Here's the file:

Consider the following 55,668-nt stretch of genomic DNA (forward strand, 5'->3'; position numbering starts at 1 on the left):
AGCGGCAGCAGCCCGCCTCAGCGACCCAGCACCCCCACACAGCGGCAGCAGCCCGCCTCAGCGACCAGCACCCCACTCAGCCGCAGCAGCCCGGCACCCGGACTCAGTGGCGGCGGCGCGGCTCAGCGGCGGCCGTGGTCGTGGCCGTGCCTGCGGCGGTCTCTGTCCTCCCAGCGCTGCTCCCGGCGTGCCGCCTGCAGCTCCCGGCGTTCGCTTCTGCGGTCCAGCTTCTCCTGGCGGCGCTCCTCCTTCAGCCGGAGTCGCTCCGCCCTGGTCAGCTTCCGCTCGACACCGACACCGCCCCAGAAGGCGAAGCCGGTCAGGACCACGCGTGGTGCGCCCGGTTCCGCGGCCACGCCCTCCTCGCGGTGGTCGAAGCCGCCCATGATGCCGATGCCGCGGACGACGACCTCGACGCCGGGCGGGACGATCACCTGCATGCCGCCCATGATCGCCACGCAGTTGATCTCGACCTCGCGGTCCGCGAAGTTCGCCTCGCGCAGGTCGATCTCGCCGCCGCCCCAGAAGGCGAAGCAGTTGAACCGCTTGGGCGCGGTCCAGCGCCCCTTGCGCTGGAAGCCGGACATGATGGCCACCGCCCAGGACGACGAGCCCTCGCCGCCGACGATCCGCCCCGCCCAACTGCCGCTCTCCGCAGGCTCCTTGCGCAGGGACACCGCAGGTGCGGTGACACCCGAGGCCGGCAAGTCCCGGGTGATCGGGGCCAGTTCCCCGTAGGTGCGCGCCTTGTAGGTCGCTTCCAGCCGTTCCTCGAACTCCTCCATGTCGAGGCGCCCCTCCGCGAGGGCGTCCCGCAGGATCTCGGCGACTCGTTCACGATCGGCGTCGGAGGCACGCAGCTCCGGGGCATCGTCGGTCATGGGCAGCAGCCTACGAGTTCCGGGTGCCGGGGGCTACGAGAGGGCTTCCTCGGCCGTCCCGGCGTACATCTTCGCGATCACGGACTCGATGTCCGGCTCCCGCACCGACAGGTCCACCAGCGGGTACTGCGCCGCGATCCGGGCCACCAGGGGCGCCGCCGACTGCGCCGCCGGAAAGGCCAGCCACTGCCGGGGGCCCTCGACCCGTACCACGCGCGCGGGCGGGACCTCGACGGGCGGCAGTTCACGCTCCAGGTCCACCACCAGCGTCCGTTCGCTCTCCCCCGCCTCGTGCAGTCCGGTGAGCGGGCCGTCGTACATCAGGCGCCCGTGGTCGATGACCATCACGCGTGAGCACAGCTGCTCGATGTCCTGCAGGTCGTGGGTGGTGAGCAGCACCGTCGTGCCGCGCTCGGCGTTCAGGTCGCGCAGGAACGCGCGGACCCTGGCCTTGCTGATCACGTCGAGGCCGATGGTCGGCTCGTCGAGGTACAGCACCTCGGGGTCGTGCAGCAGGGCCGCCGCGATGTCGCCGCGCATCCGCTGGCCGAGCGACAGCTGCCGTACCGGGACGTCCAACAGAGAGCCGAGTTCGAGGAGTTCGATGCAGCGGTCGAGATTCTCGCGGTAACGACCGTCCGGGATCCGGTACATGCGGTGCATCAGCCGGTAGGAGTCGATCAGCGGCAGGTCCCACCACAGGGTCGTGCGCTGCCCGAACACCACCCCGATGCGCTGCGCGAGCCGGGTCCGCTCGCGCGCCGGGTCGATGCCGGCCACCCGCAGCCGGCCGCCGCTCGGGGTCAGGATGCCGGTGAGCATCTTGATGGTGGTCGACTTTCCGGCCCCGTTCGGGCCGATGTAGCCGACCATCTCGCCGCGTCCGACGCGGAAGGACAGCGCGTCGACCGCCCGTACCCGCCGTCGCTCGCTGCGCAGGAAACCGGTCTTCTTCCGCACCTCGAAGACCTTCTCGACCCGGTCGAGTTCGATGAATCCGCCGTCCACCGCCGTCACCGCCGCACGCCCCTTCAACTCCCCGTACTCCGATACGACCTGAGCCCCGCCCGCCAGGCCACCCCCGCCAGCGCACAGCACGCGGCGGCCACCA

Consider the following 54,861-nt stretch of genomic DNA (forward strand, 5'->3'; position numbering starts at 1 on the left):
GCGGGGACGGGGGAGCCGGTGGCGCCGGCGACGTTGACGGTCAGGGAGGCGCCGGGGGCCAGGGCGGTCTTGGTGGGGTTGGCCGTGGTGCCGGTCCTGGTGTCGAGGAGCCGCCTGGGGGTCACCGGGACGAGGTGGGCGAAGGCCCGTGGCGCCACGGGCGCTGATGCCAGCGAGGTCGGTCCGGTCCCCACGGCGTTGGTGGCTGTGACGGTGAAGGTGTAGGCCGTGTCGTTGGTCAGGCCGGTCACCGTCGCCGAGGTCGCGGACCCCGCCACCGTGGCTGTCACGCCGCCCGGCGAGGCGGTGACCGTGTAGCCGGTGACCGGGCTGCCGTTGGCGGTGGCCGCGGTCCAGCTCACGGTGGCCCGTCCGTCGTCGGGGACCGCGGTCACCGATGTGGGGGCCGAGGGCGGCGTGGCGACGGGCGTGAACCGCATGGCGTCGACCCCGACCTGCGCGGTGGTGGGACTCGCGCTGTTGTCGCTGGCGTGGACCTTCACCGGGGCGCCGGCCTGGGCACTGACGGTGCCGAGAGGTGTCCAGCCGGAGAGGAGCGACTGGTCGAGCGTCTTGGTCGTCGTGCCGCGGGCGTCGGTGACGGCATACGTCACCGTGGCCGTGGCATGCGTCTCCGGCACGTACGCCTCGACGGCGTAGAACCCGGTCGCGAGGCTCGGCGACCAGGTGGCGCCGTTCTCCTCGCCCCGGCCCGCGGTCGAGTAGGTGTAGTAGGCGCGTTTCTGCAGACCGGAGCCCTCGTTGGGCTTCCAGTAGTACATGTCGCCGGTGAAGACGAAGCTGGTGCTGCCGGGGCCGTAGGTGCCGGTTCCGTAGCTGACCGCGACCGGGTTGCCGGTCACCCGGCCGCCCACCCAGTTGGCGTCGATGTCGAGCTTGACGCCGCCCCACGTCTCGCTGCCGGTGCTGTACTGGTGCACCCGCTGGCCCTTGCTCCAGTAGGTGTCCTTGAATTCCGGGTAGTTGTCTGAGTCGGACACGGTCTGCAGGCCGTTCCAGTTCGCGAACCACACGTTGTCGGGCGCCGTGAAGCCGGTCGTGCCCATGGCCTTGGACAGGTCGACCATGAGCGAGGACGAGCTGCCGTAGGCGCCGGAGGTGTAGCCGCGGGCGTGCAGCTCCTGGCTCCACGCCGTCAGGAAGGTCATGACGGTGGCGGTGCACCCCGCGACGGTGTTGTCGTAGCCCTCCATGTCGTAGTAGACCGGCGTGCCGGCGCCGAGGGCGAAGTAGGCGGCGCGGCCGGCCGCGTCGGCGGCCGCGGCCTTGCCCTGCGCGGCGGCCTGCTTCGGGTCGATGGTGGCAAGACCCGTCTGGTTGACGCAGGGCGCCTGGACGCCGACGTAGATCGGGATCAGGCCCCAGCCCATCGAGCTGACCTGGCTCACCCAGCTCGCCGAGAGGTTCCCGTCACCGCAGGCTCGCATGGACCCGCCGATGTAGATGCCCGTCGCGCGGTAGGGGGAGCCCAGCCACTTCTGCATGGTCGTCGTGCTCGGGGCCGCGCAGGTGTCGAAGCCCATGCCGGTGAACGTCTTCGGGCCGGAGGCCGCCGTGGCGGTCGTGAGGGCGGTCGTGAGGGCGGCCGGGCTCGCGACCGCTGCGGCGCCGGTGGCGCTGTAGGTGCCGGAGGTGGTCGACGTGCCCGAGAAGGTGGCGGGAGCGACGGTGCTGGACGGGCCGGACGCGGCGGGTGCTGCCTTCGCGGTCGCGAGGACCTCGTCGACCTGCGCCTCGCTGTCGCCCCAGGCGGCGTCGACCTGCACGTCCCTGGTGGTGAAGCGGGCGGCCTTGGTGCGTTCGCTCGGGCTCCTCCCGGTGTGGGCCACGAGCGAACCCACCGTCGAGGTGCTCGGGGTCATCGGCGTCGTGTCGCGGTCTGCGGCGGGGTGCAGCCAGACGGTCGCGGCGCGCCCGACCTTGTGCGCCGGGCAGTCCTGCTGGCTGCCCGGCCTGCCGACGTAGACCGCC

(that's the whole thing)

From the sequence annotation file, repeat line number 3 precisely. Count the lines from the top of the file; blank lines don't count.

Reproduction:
Consider the following 54,861-nt stretch of genomic DNA (forward strand, 5'->3'; position numbering starts at 1 on the left):